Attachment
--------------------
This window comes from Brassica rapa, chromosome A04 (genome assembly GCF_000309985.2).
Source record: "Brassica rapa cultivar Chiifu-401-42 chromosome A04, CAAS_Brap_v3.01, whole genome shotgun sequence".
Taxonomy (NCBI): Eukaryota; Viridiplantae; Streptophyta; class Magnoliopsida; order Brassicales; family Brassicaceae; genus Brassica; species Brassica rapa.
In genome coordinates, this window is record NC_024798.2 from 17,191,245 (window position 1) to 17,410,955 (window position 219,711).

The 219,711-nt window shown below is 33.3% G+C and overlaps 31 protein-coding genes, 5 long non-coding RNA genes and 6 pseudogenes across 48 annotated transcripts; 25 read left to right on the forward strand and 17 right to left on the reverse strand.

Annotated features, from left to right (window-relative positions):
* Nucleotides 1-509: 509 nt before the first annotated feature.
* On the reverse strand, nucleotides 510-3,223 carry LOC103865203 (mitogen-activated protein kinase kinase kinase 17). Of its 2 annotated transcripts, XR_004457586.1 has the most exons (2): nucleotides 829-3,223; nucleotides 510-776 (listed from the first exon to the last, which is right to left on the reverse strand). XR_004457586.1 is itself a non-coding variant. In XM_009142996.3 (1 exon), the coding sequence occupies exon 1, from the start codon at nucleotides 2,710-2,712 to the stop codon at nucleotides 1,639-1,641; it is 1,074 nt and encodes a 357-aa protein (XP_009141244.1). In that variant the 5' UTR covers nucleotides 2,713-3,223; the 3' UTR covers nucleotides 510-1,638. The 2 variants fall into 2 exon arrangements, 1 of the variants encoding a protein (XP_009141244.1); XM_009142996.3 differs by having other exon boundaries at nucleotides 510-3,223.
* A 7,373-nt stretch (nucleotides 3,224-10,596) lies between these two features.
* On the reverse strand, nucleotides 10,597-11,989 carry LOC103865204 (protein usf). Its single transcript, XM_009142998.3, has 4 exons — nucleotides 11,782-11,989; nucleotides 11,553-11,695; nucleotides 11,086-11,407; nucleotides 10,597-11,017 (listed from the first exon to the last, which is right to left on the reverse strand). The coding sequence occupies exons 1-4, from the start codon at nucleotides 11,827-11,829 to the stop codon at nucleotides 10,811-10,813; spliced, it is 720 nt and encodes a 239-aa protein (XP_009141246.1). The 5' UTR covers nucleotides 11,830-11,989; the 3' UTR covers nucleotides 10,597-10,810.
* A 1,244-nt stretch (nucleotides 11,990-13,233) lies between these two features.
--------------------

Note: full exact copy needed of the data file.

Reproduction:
This window comes from Brassica rapa, chromosome A04 (genome assembly GCF_000309985.2).
Source record: "Brassica rapa cultivar Chiifu-401-42 chromosome A04, CAAS_Brap_v3.01, whole genome shotgun sequence".
Taxonomy (NCBI): Eukaryota; Viridiplantae; Streptophyta; class Magnoliopsida; order Brassicales; family Brassicaceae; genus Brassica; species Brassica rapa.
In genome coordinates, this window is record NC_024798.2 from 17,191,245 (window position 1) to 17,410,955 (window position 219,711).

The 219,711-nt window shown below is 33.3% G+C and overlaps 31 protein-coding genes, 5 long non-coding RNA genes and 6 pseudogenes across 48 annotated transcripts; 25 read left to right on the forward strand and 17 right to left on the reverse strand.

Annotated features, from left to right (window-relative positions):
* Nucleotides 1-509: 509 nt before the first annotated feature.
* On the reverse strand, nucleotides 510-3,223 carry LOC103865203 (mitogen-activated protein kinase kinase kinase 17). Of its 2 annotated transcripts, XR_004457586.1 has the most exons (2): nucleotides 829-3,223; nucleotides 510-776 (listed from the first exon to the last, which is right to left on the reverse strand). XR_004457586.1 is itself a non-coding variant. In XM_009142996.3 (1 exon), the coding sequence occupies exon 1, from the start codon at nucleotides 2,710-2,712 to the stop codon at nucleotides 1,639-1,641; it is 1,074 nt and encodes a 357-aa protein (XP_009141244.1). In that variant the 5' UTR covers nucleotides 2,713-3,223; the 3' UTR covers nucleotides 510-1,638. The 2 variants fall into 2 exon arrangements, 1 of the variants encoding a protein (XP_009141244.1); XM_009142996.3 differs by having other exon boundaries at nucleotides 510-3,223.
* A 7,373-nt stretch (nucleotides 3,224-10,596) lies between these two features.
* On the reverse strand, nucleotides 10,597-11,989 carry LOC103865204 (protein usf). Its single transcript, XM_009142998.3, has 4 exons — nucleotides 11,782-11,989; nucleotides 11,553-11,695; nucleotides 11,086-11,407; nucleotides 10,597-11,017 (listed from the first exon to the last, which is right to left on the reverse strand). The coding sequence occupies exons 1-4, from the start codon at nucleotides 11,827-11,829 to the stop codon at nucleotides 10,811-10,813; spliced, it is 720 nt and encodes a 239-aa protein (XP_009141246.1). The 5' UTR covers nucleotides 11,830-11,989; the 3' UTR covers nucleotides 10,597-10,810.
* A 1,244-nt stretch (nucleotides 11,990-13,233) lies between these two features.